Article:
As I mentioned in an earlier article, you should practice little but often, because it is far better than doing long periods of time at once. As far as an ideal practice session? It will vary according to your level, but ideally, you’ll get to a point where you will always start with your technical exercises. About a quarter of your total practice time should be spent on these exercises. Upon completion of the exercises, strive to work on three pieces at a time. Although this is difficult and it takes tremendous discipline to pay equal attention to all three pieces, it is far better than working on only one. The best way to work on a piece is by choosing a section (such as one line), then work each hand separately in multiples of three until the line is at least 80 percent fluent. Then begin putting it together, but as you encounter particularly difficult areas, go back and do it separately again and repeat the process.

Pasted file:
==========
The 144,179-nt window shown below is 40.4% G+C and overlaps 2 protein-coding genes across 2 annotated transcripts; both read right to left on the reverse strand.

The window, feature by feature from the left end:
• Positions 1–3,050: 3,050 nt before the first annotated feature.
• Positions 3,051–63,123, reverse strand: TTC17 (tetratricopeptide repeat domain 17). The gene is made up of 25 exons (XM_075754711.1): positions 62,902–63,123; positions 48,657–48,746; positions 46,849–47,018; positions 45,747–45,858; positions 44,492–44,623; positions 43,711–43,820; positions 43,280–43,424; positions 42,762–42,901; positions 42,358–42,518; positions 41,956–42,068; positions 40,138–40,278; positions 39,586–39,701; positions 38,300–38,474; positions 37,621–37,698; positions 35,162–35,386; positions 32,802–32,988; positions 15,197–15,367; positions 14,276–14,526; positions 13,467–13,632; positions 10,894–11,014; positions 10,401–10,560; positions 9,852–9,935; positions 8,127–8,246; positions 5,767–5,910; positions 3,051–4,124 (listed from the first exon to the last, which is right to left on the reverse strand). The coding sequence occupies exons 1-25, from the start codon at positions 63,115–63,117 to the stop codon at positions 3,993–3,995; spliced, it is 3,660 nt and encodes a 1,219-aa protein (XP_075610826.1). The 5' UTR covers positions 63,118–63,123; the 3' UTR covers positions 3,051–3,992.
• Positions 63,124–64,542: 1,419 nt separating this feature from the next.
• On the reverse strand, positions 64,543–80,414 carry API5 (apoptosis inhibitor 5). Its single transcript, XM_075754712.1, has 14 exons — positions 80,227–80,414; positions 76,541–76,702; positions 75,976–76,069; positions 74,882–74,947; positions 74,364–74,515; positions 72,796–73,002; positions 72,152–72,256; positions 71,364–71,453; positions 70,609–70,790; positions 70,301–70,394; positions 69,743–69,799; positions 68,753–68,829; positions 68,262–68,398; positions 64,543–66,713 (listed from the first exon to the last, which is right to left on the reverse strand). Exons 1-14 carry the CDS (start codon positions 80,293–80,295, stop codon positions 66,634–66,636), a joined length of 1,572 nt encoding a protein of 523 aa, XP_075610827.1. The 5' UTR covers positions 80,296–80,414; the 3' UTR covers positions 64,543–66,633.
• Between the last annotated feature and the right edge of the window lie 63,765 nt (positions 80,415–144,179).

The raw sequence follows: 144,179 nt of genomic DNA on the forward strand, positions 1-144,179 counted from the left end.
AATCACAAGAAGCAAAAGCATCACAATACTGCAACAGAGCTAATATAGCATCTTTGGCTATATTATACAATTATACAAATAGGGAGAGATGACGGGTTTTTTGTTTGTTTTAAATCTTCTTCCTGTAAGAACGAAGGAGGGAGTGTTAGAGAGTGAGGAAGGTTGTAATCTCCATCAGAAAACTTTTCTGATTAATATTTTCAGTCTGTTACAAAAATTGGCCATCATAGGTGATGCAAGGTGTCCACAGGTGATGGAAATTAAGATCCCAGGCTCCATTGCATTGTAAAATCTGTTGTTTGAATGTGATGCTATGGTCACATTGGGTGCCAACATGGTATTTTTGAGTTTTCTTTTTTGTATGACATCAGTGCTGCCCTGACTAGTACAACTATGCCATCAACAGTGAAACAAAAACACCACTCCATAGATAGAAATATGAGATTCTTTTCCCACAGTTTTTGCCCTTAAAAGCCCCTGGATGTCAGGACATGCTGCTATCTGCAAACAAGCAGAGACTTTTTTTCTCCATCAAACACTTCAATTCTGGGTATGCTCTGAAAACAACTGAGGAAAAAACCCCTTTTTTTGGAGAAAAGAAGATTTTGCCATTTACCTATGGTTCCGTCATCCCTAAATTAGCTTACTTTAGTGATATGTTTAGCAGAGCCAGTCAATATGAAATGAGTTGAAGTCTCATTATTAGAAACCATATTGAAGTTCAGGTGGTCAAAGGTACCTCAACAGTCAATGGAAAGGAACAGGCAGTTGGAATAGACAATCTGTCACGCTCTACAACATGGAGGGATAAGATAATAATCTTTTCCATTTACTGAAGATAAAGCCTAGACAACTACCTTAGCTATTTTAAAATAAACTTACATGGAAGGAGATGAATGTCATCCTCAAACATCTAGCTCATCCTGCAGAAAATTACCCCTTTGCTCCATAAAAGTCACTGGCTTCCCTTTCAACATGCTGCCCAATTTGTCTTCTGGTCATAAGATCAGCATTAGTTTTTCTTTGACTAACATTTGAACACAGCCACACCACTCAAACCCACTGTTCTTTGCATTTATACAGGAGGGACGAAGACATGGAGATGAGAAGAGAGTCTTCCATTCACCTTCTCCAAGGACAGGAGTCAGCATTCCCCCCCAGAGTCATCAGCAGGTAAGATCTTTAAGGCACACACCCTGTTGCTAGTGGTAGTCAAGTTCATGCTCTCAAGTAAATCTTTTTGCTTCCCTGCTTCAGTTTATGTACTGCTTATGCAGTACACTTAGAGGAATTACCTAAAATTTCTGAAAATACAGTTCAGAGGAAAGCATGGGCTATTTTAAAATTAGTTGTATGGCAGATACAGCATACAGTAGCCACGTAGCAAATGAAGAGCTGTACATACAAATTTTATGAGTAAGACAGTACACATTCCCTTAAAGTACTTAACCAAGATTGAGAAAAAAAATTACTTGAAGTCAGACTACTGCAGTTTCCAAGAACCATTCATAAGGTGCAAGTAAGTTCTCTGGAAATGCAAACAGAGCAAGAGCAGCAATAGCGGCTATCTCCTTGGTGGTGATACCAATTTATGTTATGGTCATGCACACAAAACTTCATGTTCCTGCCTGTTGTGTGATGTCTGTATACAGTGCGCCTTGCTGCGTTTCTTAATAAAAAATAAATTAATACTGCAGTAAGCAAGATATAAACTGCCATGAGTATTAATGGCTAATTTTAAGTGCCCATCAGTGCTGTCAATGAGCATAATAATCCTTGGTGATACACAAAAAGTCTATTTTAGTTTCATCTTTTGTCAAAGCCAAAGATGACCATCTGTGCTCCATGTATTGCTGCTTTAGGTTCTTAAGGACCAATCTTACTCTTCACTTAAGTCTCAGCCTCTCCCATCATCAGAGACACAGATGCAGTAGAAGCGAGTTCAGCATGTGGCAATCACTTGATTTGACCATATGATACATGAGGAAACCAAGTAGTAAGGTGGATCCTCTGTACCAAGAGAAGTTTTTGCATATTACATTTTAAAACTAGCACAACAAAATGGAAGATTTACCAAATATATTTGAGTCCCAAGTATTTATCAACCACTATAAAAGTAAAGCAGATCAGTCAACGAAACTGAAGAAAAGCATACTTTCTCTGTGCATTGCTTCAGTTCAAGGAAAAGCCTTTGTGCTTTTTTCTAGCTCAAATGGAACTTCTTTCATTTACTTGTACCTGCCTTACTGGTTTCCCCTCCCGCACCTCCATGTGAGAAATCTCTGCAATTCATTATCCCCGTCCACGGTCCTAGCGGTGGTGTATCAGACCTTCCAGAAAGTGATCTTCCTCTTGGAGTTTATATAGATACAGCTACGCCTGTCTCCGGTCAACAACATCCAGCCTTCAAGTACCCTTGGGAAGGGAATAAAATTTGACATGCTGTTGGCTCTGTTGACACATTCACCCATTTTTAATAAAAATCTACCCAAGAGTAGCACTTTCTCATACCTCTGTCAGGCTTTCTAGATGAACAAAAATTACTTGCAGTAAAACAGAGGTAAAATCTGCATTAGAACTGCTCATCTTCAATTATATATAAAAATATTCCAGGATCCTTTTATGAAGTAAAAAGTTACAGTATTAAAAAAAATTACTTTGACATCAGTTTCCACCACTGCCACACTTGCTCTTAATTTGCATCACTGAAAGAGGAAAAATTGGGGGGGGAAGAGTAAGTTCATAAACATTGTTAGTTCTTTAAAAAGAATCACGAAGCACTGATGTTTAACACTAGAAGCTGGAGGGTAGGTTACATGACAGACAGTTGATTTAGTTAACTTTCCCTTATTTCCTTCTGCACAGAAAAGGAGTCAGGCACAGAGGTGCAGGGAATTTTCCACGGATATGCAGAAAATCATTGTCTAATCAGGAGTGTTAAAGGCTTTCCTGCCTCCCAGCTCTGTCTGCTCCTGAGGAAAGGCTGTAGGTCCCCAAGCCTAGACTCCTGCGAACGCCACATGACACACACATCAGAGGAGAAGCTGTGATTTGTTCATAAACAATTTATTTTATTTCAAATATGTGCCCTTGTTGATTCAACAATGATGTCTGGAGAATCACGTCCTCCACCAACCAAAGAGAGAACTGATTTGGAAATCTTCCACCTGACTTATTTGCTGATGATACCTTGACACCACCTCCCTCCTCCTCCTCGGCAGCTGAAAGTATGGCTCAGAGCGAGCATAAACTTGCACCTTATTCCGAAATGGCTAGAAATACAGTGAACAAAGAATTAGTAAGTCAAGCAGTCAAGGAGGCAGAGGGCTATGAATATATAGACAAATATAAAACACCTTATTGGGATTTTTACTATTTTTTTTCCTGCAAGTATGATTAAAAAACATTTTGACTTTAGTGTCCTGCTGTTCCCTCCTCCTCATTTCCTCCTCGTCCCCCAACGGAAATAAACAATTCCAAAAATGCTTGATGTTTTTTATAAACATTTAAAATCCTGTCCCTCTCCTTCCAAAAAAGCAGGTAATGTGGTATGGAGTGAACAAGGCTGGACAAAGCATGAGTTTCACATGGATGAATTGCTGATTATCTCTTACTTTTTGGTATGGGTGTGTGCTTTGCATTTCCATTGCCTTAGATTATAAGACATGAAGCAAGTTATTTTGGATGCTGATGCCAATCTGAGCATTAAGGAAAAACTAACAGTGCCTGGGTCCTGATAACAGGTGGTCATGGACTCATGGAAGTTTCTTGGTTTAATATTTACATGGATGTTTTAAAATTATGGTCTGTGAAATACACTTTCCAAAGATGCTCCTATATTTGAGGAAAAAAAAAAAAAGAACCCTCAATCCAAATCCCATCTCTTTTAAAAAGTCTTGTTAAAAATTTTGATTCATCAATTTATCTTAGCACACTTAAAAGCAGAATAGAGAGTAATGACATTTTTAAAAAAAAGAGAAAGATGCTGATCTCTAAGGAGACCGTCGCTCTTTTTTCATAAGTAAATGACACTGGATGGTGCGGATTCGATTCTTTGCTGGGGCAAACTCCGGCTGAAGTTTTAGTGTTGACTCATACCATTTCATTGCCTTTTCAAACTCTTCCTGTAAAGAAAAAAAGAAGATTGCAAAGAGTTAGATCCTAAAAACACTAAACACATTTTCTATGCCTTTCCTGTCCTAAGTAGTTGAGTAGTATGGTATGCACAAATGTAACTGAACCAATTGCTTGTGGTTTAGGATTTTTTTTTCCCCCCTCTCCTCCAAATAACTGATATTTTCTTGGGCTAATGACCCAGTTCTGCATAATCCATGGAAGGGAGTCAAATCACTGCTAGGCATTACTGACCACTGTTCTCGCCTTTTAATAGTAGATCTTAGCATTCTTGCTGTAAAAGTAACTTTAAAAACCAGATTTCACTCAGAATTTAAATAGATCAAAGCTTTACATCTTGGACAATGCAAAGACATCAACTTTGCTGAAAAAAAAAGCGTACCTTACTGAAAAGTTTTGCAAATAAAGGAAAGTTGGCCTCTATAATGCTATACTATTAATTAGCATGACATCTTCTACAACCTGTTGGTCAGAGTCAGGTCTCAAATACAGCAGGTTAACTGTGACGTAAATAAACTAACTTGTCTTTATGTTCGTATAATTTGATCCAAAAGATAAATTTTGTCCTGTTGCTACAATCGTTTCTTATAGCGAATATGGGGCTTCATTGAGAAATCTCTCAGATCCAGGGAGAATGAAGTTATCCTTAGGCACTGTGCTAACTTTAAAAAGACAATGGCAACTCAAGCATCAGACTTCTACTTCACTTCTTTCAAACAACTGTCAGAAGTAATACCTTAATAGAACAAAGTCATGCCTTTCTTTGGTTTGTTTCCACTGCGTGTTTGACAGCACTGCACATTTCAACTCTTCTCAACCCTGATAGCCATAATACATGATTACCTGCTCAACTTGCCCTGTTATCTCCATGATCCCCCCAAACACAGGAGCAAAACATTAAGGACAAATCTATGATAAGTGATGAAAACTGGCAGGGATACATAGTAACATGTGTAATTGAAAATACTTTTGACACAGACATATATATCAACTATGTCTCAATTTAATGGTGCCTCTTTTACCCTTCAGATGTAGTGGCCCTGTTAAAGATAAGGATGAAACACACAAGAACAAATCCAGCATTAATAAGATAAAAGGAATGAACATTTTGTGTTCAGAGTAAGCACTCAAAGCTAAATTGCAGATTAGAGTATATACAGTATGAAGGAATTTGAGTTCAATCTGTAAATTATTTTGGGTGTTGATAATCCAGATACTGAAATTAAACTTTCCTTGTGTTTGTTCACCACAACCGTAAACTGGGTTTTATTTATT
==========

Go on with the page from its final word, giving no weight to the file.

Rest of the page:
Difficult passages need to be played over and over until they are correct. Who’s to say how many times that may be? Sometimes 30, 50, 100 or more play-throughs may be necessary to get that part right. You must be patient. It could be that just one more pass will allow it to “click” for you. You must also make sight reading part of your regular practice. Every day, look at one line of a piece of music that you’ve never seen before and study it for 30 seconds. Then go ahead and play through, trying to get it perfect on the first pass. If you make mistakes, that’s fine, but don’t go back and play it again, because it is no longer sight reading. The practice session that I’ve just described could take at least half an hour and probably more, but you can tailor it to shorter sessions if necessary.